Suicide Hotline Raises Awareness About America’s Mental Crisis | Local news
Whatever weighed you down before March 2020, the virus was a strong reminder that it can always get worse. And it stays that way.
In the nearly two years since the first US citizen contracted COVID-19, the number of people who say they experienced a mental crisis has skyrocketed.
Calls and texts to the Colorado Crisis Services hotline rose about 20% in the spring of 2020 before hitting an all-time high of more than 21,000 in the fall.
A year later, an official report confirmed that like the virus, the desolation wasn’t a slip up.
The 2021 Colorado Health Access Survey found that more residents than ever, especially young adults, reported experiencing mental “challenges”. At the same time, fewer went to the doctor because of mental or physical complaints.
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“If I couldn’t see my clients virtually, at least initially, I hate thinking about what could have happened – for them to have no services when they needed them most,” said Colorado Springs Licensed Clinical Social Worker Jackie Melin, who owns Peak Healing Services.
An attempt to raise awareness of mental health needs – and to give the right voices and resources to people in crisis – ended last week with the announcement that a nationwide 988 suicide, thanks to federal funding of $ 282 million -Hotline should be set up, get new momentum by July 2022.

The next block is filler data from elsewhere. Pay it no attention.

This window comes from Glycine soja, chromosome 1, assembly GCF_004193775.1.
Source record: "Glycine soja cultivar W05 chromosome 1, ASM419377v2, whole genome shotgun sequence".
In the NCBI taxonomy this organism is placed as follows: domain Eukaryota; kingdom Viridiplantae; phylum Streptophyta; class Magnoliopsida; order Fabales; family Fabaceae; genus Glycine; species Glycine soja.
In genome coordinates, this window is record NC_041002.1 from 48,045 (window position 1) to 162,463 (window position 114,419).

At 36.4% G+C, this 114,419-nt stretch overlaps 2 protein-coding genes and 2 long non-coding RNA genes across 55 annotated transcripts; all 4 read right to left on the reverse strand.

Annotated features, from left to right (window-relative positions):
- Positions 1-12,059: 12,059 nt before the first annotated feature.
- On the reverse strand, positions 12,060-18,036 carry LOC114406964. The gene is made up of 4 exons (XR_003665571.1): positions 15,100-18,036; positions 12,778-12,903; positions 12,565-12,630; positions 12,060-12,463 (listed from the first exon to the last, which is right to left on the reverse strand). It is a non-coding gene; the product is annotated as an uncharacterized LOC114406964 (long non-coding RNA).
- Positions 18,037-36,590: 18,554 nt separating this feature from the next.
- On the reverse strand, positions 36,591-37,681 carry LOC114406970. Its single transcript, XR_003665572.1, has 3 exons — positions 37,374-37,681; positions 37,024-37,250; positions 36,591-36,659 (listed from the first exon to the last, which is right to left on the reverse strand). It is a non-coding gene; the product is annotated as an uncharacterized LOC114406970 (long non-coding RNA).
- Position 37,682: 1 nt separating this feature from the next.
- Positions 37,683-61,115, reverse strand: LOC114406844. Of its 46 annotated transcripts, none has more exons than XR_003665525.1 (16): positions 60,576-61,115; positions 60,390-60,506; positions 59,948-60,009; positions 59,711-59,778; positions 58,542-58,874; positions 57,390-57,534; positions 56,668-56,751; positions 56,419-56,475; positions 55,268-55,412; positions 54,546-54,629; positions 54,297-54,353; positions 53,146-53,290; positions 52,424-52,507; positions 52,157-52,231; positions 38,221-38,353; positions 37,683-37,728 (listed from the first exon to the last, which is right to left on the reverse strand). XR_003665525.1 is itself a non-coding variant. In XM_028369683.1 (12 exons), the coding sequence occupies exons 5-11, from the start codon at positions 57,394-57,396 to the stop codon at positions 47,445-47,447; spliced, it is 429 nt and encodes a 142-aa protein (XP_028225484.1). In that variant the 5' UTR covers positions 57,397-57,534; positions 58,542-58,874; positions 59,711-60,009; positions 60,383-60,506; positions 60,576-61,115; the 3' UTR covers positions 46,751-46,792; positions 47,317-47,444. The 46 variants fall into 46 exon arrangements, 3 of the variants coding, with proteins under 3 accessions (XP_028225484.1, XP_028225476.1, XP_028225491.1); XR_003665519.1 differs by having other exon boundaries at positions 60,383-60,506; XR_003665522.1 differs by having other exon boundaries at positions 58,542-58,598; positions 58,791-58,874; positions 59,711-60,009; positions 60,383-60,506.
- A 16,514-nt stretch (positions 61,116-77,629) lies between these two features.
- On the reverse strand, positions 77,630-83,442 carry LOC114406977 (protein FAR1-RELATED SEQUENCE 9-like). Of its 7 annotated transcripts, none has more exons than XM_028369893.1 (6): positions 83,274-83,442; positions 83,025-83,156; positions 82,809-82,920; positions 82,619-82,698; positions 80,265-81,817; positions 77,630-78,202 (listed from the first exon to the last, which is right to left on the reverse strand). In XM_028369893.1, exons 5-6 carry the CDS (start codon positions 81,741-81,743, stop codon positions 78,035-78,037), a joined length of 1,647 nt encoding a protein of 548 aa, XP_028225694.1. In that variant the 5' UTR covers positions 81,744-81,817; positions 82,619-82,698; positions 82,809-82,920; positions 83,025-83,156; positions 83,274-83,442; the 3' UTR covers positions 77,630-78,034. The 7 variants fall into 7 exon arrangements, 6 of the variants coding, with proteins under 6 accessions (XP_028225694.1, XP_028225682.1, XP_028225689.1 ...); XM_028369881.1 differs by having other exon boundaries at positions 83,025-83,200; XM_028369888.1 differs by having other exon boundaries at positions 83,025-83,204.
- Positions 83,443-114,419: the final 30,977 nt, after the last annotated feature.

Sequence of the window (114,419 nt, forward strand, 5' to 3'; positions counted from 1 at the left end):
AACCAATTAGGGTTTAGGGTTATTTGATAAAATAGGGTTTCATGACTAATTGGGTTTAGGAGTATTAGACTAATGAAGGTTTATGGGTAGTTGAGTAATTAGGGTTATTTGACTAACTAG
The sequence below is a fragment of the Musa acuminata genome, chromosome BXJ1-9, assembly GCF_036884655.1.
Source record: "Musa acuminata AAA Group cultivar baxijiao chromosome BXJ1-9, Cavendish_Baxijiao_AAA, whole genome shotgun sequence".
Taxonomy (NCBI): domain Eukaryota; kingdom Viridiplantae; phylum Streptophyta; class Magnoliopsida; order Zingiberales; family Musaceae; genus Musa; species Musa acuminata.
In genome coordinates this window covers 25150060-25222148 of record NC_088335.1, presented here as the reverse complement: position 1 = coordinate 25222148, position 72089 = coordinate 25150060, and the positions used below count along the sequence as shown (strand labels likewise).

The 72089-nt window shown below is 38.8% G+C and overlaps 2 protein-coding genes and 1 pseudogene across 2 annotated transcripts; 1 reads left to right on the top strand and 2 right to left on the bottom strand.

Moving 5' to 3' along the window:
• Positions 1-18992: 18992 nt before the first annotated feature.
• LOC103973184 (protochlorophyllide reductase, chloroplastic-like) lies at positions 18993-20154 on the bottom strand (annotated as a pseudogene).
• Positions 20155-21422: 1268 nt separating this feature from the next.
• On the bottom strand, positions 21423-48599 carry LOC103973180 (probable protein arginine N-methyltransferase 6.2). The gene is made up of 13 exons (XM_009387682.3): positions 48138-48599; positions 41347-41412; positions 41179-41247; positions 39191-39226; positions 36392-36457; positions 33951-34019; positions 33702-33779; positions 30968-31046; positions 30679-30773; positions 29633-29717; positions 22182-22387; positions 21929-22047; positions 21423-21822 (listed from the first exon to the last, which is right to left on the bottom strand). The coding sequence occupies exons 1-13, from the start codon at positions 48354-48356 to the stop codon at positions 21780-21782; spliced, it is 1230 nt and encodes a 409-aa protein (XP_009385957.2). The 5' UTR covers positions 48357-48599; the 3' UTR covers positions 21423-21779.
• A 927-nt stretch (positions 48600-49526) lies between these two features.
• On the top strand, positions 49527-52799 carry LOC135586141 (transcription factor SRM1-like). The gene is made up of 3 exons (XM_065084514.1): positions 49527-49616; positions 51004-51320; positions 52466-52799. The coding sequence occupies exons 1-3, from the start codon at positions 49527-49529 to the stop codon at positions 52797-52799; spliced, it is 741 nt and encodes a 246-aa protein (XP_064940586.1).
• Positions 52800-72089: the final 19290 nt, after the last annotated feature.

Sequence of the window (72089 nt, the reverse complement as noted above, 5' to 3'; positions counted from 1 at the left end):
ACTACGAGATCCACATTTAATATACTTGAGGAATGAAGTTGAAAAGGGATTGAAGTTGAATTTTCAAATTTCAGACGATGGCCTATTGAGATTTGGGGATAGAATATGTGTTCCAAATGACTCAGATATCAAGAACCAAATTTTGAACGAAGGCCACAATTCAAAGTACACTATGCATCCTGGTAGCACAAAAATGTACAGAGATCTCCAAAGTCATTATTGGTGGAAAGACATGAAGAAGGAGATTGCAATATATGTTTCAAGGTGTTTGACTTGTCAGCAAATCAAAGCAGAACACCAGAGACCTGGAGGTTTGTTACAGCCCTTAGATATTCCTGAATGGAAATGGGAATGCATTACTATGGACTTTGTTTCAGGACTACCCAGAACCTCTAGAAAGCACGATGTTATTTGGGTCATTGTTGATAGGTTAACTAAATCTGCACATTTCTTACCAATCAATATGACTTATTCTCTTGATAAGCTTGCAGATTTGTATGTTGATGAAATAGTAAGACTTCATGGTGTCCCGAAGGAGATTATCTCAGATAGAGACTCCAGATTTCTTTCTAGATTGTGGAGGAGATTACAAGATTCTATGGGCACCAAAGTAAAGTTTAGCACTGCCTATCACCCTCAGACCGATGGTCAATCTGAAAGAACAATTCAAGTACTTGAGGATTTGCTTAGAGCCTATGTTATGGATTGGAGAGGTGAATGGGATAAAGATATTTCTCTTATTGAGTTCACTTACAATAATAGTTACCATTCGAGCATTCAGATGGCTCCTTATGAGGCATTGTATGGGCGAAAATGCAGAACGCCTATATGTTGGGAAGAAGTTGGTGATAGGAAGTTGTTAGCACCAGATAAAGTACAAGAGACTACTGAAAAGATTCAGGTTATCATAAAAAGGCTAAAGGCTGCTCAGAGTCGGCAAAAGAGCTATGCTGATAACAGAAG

Congress last year set the phone abbreviations, along with the plan, a 10-digit hotline operated by the Department of Substance Abuse and Mental Health of the Department of Health and Human Services into a national network of 24 hours -Convert crisis call centers that offer free and confidential offers assistance.
“The 988 code is a first step in transforming emergency services in this country by creating a universal access point to the crisis services needed in line with access to other emergency services,” said a statement from HHS.
Hopefully the ability to dial three digits for instant mental health help – like we do the 911 calls to 911 – will not only lower suicide rates but also change the way how Americans see, treat, and talk about mental health.
But that discussion is particularly complex right now, say mental health and grief counseling staff. Some say that there is a critical component missing in the big picture and grassroots conversations, a component that would not only help people understand their feelings, but also relate them to the best provider – or a group of their peers – passes on to help them heal.
“More and more people are asking for help … (but) I think the reason this feeling of crisis is that people don’t know where to find good support for grief,” said Sarah Lee, a counseling intern and grief counseling specialist in Colorado Springs.
Any port during a storm is better than floating in a bottomless sea. But while the symptoms of depression and grief may look similar, they are not the same – and neither is the “treatment,” said Lee.